I started shooting exclusively in analogue approximately 5 years ago. At the beginning it was like entering a carousel full of expectations and experiences. I wanted to learn everything quickly and with quality. Of course it’s never like that! The curious story I will tell you here happened at that time in 2019/2020. I was so fascinated with analogue cameras that I wanted to try all of them in the world.
It was then that I was loaned a Petri 7s rangefinder, a novelty for me as I was just used to using an Olympus OM1. The camera belonged to a friend’s father, a history teacher, Carlos Alberto Pedroso Sanches, who used it in 70-80s while he was a journalist in Luanda and later when coming to Portugal to teach. I did a brief inspection of the camera, although I had no idea what I needed to see to confirm that it would be able to shoot. I immediately put a roll on it. I remember noticing the weight in my hands, trying to get used to the typical rangefinder way of focusing, the silence when shooting, in other words, everything is faster and simpler. I thought: ok, this is cool… even the light meter works. Flawless.
72 Photos taken at a glance around the city where I live, Lagos. I would return home satisfied like a child who has been playing in the playground.
I developed the rolls at home, with all the care and attention at the time, something I do nowadays with more ease. Practice leaves me distracted and that sometimes comes at a cost. And the conclusion of that revelation: failure… a complete let down when looking at the negatives. I didn’t see any images that were sharp, and they were all underexposed. I was so sad. Even so, I arranged that set of negatives in the dossier with the aim of reminding myself to be more careful in future experiences of this kind. And there they stayed for a year and a half or more.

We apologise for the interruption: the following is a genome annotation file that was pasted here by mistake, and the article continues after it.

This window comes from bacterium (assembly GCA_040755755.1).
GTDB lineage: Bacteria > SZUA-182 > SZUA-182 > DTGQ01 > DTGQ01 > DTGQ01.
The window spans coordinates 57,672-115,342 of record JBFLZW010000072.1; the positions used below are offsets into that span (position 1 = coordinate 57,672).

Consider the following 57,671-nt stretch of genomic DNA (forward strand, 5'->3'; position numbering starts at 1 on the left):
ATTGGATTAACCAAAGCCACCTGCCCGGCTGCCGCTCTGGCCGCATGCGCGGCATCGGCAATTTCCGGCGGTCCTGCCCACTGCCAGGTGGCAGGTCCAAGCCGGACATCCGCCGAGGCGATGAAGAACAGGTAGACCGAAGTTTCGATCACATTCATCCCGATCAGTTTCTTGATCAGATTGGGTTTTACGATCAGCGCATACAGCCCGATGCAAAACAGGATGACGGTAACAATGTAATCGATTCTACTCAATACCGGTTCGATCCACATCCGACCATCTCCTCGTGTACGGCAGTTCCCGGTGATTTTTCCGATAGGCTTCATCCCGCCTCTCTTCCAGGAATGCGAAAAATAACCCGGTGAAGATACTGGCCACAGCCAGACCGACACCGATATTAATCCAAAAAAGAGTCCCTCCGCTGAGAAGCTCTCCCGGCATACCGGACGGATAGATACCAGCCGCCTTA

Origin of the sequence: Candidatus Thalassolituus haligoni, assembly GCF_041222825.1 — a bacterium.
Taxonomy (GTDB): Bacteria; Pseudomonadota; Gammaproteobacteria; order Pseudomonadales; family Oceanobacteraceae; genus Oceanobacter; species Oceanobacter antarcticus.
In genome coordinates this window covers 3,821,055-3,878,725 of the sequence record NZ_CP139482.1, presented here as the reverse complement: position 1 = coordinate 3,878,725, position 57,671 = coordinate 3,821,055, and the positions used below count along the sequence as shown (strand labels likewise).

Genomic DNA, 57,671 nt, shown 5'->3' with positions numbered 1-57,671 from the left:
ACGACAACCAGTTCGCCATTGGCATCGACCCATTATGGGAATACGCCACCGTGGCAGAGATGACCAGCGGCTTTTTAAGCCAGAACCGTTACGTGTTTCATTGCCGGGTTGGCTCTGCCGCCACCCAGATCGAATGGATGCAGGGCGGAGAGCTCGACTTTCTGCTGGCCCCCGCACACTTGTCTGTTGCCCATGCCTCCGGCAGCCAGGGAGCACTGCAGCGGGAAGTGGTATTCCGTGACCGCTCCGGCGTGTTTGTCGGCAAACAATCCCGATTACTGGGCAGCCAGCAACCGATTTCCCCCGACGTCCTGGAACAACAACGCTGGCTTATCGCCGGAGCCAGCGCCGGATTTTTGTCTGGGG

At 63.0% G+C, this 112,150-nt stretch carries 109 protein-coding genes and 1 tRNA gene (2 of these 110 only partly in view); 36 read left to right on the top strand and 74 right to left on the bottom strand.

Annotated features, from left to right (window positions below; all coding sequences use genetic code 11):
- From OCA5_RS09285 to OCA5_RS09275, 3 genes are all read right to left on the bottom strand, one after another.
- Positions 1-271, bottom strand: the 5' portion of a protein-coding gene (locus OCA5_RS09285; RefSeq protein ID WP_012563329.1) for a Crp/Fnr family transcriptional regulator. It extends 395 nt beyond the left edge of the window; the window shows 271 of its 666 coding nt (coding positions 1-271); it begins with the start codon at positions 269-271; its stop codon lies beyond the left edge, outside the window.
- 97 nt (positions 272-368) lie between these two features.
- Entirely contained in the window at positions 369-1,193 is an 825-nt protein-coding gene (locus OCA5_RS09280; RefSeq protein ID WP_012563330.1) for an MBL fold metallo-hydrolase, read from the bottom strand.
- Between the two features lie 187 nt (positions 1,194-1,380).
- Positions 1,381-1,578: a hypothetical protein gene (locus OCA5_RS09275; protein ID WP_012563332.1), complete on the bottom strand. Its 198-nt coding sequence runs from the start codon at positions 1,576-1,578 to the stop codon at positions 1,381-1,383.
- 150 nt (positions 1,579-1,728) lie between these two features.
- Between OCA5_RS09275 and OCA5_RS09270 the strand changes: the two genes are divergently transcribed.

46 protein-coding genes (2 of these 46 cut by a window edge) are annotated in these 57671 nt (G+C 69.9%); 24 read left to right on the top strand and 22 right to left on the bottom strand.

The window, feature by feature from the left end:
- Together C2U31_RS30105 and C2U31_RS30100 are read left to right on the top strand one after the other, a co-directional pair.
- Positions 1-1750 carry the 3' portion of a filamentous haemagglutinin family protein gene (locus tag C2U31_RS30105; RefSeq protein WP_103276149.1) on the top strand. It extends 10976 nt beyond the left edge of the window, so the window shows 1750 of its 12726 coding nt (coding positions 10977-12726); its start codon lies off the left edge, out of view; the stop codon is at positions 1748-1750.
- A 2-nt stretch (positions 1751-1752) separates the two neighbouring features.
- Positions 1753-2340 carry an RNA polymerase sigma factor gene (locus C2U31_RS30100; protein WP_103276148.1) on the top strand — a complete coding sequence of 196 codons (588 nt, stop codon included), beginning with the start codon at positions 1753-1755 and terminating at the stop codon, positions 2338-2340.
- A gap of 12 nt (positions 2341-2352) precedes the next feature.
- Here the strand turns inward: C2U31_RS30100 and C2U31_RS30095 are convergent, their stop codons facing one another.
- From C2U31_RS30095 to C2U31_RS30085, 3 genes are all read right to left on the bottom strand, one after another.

In 2021, I don’t remember the reason, I was probably in the middle of another idea or some other experience, but I decided to scan one of those negatives. I edited the photo in LR and… Wow! I decided I had something there after all. I scanned the remaining negatives, which all needed similar adjustments, and I loved the set. As at the time I was reading a book whose story unfolded on a threshold between reality and something else, I immediately linked it. Books are an excellent way to encourage creativity.
In other words, after so much time I decided to go back to the Petri 7s, I loaded 1 more roll, using it in a more enlightened and intentional way. The objective was to explore the results of the incorrect functioning of the machine.
This experience was, I see it now, remarkable for me because, currently, what really excites me about analogue photography are all the unpredictable particularities, all the “errors”, all the characteristics that are registered in an image due to any random factor, which reveal in unique and unrepeatable results. I believe that using the currently available technology properly, it is possible to reproduce similar effects, that are similar or even prettier. However, this doesn’t inspire many of us in the same way, does it?
Nowadays, I still get a thrill when someone lends me an analogue machine that belonged to someone in the family, which allows the connection to an emotional story of some importance in people’s lives, and which has been in storage for many years. I still don’t want to know if they work correctly or not, I always use them in anticipation and in the question – what surprise will you give me? I assume the results and if I detect any malfunctions, so much the better. It is a kind of homage to the history that object has, and to the people who used it, because the importance is on the people, not on the object itself. At the same time, it allows me to take pictures that sometimes surprise me, which was the case with the Petri 7s.
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